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Smarty Sure Is Something

Horse has some experts believing that he belongs among the best

June 03, 2004|Bob Mieszerski | Times Staff Writer

Like countless other handicappers around the world, Andy Beyer thought Smarty Jones, despite his perfect record, was a good-but-not-great racehorse.

His opinion didn't change even after Smarty Jones won the Kentucky Derby.

But Beyer, a prolific author and the creator of the speed figures that appear in the Daily Racing Form, has a different take these days.

The way Smarty Jones easily dispatched his rivals in the Preakness has Beyer believing that the Pennsylvania-bred colt would be a worthy Triple Crown winner. This is not something he had felt about some of the others who in recent years have been one victory away from horse racing's ultimate prize.

"Over the last few years, I haven't been able to cheer wholeheartedly for the horses shooting for the Triple Crown because the likes of Funny Cide and War Emblem did not belong on a short list with Secretariat and Citation," Beyer said.

"But I think Smarty Jones would be worthy. Not only is he unbeaten, but his Beyer speed figure of 118 in the Preakness equaled the second-best performance in a Triple Crown race since we started publishing our figures in 1987."

A Beyer rating, by definition, "reflects the time of the race and the inherent speed of the track over which it was run."

Summer Squall, who won the Preakness in 1990, and Silver Charm, who won at Pimlico in 1997, both earned a rating of 118. The highest figure, 122, was earned by Easy Goer in his 1989 when he won the Belmont Stakes by beating Kentucky Derby and Preakness winner Sunday Silence by eight lengths.

In his Preakness win, Smarty Jones ran the 1 3/16 miles in 1:55.59. Detractors have pointed out that the time was more than two seconds off the race record, but experts say that comparing times over the years can be tricky business.

More relevant, analysts suggest, is that the day before -- over a track that was similar -- Southern Image, a 4-year-old whose stakes victories include the Santa Anita Handicap, won the Pimlico Special in 1:55.89. It is very rare for a 3-year-old to run faster than older horses at this stage of the year.

Even so, Beyer says he believes that Smarty Jones' performances after the Triple Crown are what will ultimately determine his place in history.

"Assuming he wins Saturday, he still has more to prove to establish himself as one of the all-time greats since he's been beating fairly undistinguished 3-year-olds," Beyer said. "But I think he'll at least prove that he deserves to be on a list of the sport's elite."

Laffit Pincay Jr., who retired last year as racing's winningest rider, is well acquainted with the last three winners of the Triple Crown. Aboard Sham, he chased Secretariat unsuccessfully in Kentucky, Maryland and New York in 1973; he rode against Seattle Slew in 1977; and became the regular rider for 1978 winner Affirmed later in that chestnut's career.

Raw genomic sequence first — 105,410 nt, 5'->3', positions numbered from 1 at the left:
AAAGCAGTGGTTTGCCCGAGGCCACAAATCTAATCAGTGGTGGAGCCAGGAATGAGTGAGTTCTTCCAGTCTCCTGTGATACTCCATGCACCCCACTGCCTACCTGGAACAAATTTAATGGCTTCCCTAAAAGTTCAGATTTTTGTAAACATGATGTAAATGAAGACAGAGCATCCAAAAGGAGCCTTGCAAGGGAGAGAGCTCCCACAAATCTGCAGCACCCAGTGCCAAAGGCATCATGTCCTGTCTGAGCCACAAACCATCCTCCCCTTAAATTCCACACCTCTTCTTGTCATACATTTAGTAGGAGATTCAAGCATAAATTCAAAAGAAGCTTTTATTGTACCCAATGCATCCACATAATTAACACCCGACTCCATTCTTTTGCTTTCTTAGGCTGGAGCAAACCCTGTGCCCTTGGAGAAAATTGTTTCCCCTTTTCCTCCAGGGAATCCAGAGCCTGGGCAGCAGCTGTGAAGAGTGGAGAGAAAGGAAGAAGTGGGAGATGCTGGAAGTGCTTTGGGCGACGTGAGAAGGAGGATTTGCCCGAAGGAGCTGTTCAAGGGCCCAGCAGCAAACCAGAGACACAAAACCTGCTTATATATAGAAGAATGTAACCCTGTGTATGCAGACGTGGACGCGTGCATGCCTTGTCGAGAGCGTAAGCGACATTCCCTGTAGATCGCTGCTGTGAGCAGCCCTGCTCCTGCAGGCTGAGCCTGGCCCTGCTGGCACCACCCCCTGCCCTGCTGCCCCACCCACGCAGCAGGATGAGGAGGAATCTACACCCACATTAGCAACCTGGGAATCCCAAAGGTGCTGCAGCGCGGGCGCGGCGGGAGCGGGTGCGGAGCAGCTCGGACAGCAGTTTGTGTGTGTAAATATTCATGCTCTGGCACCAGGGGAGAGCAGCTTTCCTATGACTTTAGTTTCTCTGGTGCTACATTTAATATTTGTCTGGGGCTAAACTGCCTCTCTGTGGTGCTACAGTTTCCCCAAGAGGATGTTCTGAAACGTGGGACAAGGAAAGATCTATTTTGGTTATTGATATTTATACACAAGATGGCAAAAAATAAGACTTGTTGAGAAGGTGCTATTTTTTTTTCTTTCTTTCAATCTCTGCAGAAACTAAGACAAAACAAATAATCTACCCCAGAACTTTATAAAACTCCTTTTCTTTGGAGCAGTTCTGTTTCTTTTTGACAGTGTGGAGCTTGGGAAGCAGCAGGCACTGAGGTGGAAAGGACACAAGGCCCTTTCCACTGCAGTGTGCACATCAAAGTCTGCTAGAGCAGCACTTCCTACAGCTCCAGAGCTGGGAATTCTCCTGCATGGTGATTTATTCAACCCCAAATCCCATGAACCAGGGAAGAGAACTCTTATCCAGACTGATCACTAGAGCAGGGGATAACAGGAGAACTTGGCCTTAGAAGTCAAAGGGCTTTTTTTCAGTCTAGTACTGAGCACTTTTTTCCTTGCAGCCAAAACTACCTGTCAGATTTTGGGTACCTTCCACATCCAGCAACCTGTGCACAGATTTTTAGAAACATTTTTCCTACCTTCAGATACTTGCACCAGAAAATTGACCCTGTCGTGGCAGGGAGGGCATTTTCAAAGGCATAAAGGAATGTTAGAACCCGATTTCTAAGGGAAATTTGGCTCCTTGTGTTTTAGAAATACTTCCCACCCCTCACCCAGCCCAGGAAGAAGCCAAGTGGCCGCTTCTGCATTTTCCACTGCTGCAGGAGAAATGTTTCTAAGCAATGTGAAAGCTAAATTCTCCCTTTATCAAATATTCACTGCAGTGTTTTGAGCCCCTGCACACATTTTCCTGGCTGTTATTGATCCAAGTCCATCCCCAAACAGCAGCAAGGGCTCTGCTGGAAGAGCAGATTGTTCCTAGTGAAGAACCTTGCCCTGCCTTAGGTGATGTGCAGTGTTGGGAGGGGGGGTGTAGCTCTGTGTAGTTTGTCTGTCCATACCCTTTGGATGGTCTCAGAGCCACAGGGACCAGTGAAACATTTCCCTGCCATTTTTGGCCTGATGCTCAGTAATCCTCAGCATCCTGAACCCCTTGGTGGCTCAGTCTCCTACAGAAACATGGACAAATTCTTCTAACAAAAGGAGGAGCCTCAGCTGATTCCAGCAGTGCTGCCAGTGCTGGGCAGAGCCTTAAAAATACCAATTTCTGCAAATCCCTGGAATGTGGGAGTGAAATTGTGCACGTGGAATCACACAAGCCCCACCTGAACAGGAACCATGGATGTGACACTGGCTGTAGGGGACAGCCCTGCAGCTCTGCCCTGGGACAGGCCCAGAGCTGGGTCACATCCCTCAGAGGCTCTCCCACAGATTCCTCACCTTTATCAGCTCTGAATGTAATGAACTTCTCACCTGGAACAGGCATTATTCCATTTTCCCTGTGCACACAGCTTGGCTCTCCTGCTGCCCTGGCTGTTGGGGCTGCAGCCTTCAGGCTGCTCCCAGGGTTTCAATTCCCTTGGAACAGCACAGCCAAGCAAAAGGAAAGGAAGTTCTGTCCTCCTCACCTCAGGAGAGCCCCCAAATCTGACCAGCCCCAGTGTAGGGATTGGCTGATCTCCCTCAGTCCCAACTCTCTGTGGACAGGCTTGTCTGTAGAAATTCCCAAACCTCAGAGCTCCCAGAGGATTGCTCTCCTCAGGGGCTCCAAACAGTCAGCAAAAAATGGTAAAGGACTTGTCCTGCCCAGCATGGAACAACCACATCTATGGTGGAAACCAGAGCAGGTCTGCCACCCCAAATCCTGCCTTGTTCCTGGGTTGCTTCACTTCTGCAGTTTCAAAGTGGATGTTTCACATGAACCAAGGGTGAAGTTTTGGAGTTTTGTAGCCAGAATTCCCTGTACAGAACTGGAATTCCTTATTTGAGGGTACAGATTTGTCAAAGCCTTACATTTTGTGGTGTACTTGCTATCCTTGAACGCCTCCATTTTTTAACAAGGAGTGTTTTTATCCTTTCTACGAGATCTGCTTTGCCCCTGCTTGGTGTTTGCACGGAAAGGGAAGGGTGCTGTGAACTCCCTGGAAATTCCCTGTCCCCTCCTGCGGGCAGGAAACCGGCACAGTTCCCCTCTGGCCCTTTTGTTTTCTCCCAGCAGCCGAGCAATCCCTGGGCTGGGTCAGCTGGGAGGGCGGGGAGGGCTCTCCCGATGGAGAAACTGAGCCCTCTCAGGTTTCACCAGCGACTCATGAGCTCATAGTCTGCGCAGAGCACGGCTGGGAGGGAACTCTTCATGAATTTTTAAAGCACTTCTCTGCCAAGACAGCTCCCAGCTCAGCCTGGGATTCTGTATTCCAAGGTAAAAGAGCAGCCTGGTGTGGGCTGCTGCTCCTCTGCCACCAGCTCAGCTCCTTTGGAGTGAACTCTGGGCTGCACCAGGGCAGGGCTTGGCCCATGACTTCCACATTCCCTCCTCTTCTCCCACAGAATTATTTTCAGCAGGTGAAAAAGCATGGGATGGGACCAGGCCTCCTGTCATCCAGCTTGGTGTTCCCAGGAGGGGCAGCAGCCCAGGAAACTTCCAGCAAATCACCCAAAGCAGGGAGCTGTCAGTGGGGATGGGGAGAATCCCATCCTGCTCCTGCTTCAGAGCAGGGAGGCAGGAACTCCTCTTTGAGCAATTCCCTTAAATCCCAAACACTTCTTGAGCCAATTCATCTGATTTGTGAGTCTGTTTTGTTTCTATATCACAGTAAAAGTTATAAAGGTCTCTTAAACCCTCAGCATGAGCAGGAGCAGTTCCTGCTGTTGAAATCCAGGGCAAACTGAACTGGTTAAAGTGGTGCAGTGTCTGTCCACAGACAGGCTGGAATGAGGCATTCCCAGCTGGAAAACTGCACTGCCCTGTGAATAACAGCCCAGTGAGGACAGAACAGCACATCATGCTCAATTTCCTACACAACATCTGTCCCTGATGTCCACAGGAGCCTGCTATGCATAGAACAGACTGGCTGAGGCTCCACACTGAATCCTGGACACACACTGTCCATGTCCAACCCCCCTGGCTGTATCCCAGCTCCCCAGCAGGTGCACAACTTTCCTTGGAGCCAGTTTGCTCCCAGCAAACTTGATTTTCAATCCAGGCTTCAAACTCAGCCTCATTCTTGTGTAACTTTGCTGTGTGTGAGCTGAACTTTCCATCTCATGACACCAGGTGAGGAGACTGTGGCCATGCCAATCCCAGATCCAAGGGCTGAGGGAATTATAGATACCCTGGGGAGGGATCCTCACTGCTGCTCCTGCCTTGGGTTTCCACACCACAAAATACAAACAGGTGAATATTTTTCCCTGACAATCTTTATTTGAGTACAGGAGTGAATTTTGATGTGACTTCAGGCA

Giving Smarty Jones high praise, Pincay said the son of Elusive Quality reminded him of Affirmed.

"He has speed, but, like with Affirmed, you can take him back and not worry," Pincay said. "You can do anything you want with him.

"I definitely think he belongs among the greats. He just goes out there and does his thing."

Ron McAnally, a Hall of Fame trainer who has worked with superstars such as John Henry, Bayakoa and Paseana, was at Oaklawn Park when Smarty Jones won the Arkansas Derby. He was impressed then -- and again with how easily Smarty Jones handled his opponents in the Preakness.

"This winter at Santa Anita, [former jockey] Corey Black told me about a horse he had worked that he was very, very high on," McAnally said. "Corey's a pretty good judge and I value his opinion and the horse that he was talking about was Rock Hard Ten.

"For Smarty Jones to beat Rock Hard Ten the way he did," -- by 11 1/2 lengths -- "he's a darn good horse. I think if he stays sound he could become one of the greats. It's difficult to see him getting beat in the Belmont.

"I love his action and the way he's been able to toy with those horses. He reminds me a lot of Candy Ride," a horse McAnally trains and the winner of last year's Pacific Classic. "He doesn't have to have the lead because he will rate off the pace. He's a very, very good horse."

Before he retired in 2002, Chris McCarron won the Kentucky Derby twice with Alysheba and Go For Gin, rode many other superstars, and kept Silver Charm from winning the Triple Crown with a Belmont victory aboard Touch Gold seven years ago.

Now the general manager at Santa Anita, McCarron said he believed that Smarty Jones was Triple Crown worthy.

"He can be mentioned in the same breath with other horses like Secretariat, Seattle Slew, Affirmed and Spectacular Bid," he said. "I love his attitude and demeanor and the way he conducts himself.

"I was at the barn about an hour before the Preakness and there was all kinds of media there and this horse never seemed flustered. He was the same way in Kentucky. He's as professional as a horse can be."

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